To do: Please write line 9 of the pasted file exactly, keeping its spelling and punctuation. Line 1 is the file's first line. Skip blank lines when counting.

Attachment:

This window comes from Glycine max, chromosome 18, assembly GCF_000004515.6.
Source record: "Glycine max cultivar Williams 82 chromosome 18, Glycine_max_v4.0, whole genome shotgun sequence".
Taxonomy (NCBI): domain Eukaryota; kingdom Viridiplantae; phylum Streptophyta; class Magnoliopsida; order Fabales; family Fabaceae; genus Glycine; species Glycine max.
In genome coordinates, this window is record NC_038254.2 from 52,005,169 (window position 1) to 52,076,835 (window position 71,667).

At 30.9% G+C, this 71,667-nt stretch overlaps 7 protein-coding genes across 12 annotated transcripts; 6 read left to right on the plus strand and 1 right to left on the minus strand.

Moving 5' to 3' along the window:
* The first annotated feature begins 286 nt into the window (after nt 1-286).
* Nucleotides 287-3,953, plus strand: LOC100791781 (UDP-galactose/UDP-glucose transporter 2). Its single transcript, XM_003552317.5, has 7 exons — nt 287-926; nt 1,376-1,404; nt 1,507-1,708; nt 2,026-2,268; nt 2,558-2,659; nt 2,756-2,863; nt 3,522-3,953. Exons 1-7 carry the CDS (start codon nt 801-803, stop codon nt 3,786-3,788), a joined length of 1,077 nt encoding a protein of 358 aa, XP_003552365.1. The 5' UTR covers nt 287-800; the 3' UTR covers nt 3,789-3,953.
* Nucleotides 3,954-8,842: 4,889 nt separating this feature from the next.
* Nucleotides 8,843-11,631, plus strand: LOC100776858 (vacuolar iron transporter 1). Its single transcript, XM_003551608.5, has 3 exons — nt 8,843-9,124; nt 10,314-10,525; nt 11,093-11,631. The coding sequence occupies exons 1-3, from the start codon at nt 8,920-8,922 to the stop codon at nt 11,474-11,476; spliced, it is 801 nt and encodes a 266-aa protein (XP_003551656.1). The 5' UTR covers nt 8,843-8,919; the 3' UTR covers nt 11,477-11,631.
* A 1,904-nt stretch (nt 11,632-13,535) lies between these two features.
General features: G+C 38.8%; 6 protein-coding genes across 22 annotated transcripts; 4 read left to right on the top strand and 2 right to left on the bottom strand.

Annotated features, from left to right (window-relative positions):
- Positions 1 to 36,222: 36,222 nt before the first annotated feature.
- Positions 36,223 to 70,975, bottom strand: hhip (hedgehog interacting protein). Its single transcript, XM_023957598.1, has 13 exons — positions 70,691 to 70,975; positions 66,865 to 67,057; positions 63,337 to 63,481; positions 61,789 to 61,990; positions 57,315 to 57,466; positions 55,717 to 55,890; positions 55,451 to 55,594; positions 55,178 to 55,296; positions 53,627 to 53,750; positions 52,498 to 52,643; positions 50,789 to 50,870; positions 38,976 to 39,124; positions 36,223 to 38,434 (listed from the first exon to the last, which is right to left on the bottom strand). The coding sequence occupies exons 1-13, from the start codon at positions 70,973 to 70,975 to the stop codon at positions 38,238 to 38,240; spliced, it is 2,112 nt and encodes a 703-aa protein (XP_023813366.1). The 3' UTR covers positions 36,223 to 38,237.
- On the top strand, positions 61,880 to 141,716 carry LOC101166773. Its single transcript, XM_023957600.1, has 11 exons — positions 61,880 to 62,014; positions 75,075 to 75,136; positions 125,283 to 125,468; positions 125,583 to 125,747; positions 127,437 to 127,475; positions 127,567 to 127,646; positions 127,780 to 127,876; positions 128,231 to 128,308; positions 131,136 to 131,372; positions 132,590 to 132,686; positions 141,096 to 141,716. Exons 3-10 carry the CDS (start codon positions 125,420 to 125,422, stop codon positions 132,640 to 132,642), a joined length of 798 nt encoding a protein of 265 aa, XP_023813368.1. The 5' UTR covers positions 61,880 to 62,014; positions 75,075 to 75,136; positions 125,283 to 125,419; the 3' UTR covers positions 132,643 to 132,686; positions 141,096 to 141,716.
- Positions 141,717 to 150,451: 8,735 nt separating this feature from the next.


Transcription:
* Nucleotides 3,954-8,842: 4,889 nt separating this feature from the next.